The market access role has become a more strategic role and therefore a successful executive in the field has the capabilities to design and implement plans aligned with the overall company operation and current market conditions. Today, the access operation is not limited only to transactional internal and external activities before government institutions but is more commonly extended to the field which has been known as government and policy affairs. Companies focus more of their access related activities on influencing and increasing awareness among the policymakers and the institutes that provide funding for the public healthcare sector. Market access leaders should be able to create innovative medium and long-term plans that secure market access today as well as in the future. Some companies, for example, have already introduced new performance-based and risk sharing models in the market.
Attention to the Core Business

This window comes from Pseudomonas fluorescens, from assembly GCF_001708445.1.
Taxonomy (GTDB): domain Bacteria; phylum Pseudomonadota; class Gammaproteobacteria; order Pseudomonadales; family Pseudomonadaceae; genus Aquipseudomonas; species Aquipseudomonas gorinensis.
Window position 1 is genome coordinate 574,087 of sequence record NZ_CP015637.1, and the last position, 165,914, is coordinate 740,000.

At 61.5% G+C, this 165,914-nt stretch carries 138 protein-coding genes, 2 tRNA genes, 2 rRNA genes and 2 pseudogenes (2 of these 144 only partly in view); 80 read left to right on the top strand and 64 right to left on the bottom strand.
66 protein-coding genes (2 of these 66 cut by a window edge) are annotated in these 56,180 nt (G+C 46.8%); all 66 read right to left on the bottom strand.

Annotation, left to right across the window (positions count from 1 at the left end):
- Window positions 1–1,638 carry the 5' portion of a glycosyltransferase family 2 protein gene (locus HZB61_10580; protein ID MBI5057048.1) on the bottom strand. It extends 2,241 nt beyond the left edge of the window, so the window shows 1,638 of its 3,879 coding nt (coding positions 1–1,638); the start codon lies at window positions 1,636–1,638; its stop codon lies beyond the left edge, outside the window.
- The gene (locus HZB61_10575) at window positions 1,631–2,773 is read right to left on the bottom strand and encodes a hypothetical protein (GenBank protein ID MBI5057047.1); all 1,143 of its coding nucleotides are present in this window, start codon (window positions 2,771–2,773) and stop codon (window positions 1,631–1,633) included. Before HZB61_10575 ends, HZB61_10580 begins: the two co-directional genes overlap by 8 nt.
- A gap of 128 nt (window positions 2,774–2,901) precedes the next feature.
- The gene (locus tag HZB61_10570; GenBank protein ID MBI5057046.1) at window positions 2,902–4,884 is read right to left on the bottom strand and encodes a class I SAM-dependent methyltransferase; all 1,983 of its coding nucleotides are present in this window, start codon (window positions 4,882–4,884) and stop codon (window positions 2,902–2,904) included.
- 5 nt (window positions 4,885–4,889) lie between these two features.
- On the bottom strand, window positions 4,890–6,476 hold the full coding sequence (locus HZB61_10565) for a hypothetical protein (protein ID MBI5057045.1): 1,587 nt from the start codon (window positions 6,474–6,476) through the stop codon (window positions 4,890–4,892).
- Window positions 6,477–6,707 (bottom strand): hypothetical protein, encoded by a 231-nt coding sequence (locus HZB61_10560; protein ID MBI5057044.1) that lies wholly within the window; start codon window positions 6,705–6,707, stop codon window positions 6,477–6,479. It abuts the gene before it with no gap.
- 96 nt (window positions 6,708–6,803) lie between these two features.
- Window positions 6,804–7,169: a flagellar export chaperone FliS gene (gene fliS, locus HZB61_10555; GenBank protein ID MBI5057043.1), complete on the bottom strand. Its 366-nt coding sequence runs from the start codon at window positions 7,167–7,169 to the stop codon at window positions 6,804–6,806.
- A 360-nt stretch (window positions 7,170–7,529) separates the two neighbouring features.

As mentioned above, another trend that can be noted in the Mexican life sciences sector is the growing attention to serve the core business despite the position title. Business partnering has become a common term for professionals that hold legal, HR, medical, and regulatory roles, which have been known as support functions in the past. These roles understand they are expected to act as enablers and internal consultants with the overall business in mind and should constantly measure how their activities impact the results of their organizations. Successful executives holding these roles understand they are expected to act as enablers and internal consultants with the overall business in mind and should constantly measure how their activities impact the results of their organizations. These individuals proactively look for ways to partner with other areas across the organization and seek opportunities for collaboration to improve the performance of the divisions and the entire company.